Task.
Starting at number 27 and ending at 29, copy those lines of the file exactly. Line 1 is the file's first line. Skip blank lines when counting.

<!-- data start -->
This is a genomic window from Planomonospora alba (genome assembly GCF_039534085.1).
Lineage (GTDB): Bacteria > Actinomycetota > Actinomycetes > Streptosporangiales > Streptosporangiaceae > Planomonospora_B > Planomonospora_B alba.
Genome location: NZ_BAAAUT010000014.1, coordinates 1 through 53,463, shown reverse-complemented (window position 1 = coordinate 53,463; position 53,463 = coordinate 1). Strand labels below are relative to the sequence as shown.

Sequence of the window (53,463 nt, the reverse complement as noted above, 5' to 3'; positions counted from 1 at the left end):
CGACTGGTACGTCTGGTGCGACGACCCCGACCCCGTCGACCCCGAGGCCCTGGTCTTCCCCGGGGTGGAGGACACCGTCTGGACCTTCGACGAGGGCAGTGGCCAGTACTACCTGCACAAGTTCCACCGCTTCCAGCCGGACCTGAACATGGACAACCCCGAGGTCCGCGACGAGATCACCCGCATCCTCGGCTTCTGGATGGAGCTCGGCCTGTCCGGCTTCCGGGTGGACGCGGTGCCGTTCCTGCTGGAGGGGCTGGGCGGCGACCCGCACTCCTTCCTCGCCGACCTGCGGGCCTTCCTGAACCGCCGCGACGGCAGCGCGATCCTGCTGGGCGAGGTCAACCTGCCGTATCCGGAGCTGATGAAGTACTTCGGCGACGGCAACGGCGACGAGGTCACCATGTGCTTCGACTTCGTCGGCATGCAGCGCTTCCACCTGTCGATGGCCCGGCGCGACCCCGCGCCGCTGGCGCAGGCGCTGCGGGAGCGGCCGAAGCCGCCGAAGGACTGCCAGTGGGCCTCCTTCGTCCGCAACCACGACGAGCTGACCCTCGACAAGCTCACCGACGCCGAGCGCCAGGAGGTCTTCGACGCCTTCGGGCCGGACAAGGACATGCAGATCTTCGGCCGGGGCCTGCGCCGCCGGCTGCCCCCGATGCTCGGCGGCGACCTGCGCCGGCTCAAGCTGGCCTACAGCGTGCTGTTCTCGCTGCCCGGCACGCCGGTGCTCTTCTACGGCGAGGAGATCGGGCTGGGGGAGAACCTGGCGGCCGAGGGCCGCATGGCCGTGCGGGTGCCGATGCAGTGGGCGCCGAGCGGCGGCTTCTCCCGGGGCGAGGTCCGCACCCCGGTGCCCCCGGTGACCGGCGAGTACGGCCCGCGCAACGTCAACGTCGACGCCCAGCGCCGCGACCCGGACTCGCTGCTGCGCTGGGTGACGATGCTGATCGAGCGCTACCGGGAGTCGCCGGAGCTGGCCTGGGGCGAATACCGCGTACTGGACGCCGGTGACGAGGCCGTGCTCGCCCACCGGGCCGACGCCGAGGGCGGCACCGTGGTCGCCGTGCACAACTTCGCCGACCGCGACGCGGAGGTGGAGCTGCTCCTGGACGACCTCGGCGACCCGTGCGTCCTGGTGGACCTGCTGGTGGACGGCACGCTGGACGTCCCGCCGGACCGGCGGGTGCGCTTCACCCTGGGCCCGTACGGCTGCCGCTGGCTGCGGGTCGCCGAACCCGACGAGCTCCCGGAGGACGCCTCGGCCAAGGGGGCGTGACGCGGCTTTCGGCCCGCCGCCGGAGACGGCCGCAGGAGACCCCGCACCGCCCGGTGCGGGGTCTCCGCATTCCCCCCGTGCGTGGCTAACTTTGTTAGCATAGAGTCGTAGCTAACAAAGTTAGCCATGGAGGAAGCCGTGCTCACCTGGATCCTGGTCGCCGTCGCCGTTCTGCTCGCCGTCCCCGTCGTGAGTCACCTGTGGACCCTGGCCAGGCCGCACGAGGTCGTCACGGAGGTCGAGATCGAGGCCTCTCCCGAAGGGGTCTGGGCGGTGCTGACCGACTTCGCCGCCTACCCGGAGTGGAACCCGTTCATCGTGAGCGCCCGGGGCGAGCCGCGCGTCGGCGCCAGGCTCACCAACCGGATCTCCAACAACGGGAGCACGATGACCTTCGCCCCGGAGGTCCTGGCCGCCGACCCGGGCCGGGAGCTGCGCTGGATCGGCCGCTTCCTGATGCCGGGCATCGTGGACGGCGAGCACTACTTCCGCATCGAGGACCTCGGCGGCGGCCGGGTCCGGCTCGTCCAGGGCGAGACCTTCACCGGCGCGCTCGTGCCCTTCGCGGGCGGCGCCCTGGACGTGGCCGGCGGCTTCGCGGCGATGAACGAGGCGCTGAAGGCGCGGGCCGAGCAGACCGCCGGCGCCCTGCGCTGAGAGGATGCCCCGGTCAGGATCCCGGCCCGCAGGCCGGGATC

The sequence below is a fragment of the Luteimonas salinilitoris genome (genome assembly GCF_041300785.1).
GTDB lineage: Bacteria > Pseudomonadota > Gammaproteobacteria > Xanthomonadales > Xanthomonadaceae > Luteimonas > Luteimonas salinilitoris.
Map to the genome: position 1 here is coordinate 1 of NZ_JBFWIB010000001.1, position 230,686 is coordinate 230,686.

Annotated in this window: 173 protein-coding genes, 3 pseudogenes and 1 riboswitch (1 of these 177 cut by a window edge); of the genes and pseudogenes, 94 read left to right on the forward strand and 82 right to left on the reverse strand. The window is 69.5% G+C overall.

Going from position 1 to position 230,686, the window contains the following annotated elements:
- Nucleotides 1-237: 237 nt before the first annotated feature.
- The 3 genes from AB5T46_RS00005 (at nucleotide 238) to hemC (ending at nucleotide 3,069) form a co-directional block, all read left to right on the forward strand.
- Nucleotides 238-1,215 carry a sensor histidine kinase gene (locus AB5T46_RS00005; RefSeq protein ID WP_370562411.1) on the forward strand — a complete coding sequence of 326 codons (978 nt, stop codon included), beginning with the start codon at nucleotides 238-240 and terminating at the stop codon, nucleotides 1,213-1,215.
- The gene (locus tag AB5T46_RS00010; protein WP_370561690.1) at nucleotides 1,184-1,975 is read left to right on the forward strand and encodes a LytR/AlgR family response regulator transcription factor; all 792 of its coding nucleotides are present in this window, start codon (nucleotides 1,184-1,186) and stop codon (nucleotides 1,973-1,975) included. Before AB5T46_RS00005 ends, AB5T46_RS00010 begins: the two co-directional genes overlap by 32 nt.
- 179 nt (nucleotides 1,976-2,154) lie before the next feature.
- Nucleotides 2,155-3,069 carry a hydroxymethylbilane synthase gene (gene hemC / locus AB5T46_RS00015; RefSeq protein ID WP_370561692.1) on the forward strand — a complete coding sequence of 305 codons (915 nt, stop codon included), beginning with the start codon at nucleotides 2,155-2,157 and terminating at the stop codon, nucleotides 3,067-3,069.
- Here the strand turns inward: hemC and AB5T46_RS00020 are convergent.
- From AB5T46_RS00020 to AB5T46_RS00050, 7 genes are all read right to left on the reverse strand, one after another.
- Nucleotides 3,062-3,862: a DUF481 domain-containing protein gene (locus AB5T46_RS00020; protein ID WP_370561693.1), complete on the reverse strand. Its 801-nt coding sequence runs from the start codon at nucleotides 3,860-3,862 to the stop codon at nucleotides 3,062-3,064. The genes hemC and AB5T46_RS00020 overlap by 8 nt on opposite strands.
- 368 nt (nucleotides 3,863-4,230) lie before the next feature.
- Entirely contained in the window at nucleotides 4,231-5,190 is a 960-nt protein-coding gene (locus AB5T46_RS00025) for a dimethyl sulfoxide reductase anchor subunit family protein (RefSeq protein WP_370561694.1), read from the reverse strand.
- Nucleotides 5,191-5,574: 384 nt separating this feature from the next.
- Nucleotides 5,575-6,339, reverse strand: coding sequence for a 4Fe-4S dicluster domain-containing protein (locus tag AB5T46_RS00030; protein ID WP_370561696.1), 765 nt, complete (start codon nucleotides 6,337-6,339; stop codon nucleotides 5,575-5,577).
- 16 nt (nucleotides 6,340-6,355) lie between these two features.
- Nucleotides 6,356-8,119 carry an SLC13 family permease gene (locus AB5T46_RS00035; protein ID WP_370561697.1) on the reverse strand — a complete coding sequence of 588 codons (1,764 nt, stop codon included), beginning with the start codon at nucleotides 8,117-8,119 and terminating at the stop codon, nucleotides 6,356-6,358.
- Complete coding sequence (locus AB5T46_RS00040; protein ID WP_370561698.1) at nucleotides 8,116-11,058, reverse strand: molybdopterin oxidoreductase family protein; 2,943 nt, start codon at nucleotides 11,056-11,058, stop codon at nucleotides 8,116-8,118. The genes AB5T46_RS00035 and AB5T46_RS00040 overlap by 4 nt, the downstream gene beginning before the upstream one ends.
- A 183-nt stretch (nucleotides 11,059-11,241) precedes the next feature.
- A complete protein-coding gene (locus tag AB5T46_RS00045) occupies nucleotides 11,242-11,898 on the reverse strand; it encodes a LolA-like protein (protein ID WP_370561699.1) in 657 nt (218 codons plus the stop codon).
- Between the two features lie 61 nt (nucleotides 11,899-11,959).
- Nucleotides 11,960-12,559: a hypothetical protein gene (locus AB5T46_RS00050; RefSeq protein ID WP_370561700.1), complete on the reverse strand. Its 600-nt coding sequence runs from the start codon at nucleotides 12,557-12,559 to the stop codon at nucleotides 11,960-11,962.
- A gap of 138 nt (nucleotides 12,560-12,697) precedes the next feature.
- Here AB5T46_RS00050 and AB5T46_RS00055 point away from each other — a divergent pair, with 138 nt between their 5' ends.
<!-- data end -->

- A 183-nt stretch (nucleotides 11,059-11,241) precedes the next feature.
- A complete protein-coding gene (locus tag AB5T46_RS00045) occupies nucleotides 11,242-11,898 on the reverse strand; it encodes a LolA-like protein (protein ID WP_370561699.1) in 657 nt (218 codons plus the stop codon).
- Between the two features lie 61 nt (nucleotides 11,899-11,959).